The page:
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Does Cost Sharing Affect the Quality of Pharmaceutical Care for the Elderly?

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  • Gemmill-Toyama M
  • Costa-Font J
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    Abstract

    This paper examines whether cost sharing for prescription drugs improves medication-related quality measured by the probability of inappropriate prescription drug use among US seniors. Using data from 1996 to 2005, we explore various specifications that correct for sample selection, endogeneity¸ and unobserved heterogeneity. We find that user fees reduce the use of potentially inappropriate medications, implying that cost sharing has a positive effect on this aspect of quality. However, the price elasticity is relatively close to zero, suggesting that any quality improvements from co-payments are small. The income elasticity findings also indicate that medication-related quality is a normal good.

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    File URL: http://www.york.ac.uk/media/economics/documents/herc/wp/09_04.pdf
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    Paper provided by HEDG, c/o Department of Economics, University of York in its series Health, Econometrics and Data Group (HEDG) Working Papers with number 09/04.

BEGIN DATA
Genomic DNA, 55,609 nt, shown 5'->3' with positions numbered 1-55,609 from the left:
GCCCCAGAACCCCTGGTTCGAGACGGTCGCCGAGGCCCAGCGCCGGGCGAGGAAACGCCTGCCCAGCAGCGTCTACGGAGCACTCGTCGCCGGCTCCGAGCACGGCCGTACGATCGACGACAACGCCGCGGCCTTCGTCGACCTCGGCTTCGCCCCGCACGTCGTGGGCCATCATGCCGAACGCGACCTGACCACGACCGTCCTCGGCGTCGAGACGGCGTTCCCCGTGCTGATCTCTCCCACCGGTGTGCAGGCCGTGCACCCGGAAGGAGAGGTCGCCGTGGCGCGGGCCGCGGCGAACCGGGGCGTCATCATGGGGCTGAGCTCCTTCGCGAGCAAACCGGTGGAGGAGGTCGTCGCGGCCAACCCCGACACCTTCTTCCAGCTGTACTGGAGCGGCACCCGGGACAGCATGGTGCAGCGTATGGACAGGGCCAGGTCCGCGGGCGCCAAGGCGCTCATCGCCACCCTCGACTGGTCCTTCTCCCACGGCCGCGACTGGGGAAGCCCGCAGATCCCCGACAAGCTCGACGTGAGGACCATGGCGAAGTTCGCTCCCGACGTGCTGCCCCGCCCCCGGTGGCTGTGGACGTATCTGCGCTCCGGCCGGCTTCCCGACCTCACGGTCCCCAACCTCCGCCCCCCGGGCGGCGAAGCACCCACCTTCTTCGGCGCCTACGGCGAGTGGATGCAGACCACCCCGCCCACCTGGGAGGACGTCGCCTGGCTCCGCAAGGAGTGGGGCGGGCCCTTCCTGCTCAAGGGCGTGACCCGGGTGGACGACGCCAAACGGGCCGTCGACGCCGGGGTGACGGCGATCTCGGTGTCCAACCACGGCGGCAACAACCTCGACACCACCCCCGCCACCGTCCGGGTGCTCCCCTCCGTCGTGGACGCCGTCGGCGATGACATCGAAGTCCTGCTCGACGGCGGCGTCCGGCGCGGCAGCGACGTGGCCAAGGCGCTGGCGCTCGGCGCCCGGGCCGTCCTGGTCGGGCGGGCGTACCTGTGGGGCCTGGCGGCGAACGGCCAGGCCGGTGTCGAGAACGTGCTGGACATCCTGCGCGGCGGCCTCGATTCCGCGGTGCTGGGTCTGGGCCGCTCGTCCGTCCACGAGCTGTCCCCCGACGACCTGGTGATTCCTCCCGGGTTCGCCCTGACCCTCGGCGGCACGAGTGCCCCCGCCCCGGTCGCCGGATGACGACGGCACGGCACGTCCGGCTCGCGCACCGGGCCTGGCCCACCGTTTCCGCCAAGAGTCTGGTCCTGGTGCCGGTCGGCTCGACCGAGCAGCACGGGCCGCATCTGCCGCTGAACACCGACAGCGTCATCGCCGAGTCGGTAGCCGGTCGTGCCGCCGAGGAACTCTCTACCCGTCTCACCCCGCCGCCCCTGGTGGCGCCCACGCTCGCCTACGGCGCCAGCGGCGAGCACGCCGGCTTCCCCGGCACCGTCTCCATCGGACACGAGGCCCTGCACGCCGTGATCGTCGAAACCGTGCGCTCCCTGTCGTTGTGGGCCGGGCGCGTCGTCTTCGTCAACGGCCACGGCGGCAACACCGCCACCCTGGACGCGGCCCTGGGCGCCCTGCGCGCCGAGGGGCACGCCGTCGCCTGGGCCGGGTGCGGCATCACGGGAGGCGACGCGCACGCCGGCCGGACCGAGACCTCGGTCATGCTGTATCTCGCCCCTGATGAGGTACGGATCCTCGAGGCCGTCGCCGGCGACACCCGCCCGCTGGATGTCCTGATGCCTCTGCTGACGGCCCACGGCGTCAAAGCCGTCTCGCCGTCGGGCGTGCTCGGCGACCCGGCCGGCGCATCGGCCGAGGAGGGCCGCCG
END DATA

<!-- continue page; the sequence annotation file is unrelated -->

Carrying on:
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    Handle: RePEc:yor:hectdg:09/04

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    Postal: HEDG/HERC, Department of Economics and Related Studies, University of York, York, YO10 5DD, United Kingdom
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    1. Gabriel A. Picone & Frank A. Sloan & Shin-Yi Chou & Donald H. Taylor, 2003. "Does Higher Hospital Cost Imply Higher Quality of Care?," The Review of Economics and Statistics, MIT Press, vol. 85(1), pages 51-62, February.
    2. Douglas Staiger & James H. Stock, 1997. "Instrumental Variables Regression with Weak Instruments," Econometrica, Econometric Society, vol. 65(3), pages 557-586, May.
    3. Joseph P. Newhouse, 1992. "Medical Care Costs: How Much Welfare Loss?," Journal of Economic Perspectives, American Economic Association, vol. 6(3), pages 3-21, Summer.
    4. Michael Grossman, 1999. "The Human Capital Model of the Demand for Health," NBER Working Papers 7078, National Bureau of Economic Research, Inc.
    5. Heckman, James, 2013. "Sample selection bias as a specification error," Applied Econometrics, Publishing House "SINERGIA PRESS", vol. 31(3), pages 129-137.
    6. Kenkel, Donald S, 1991. "Health Behavior, Health Knowledge, and Schooling," Journal of Political Economy, University of Chicago Press, vol. 99(2), pages 287-305, April.
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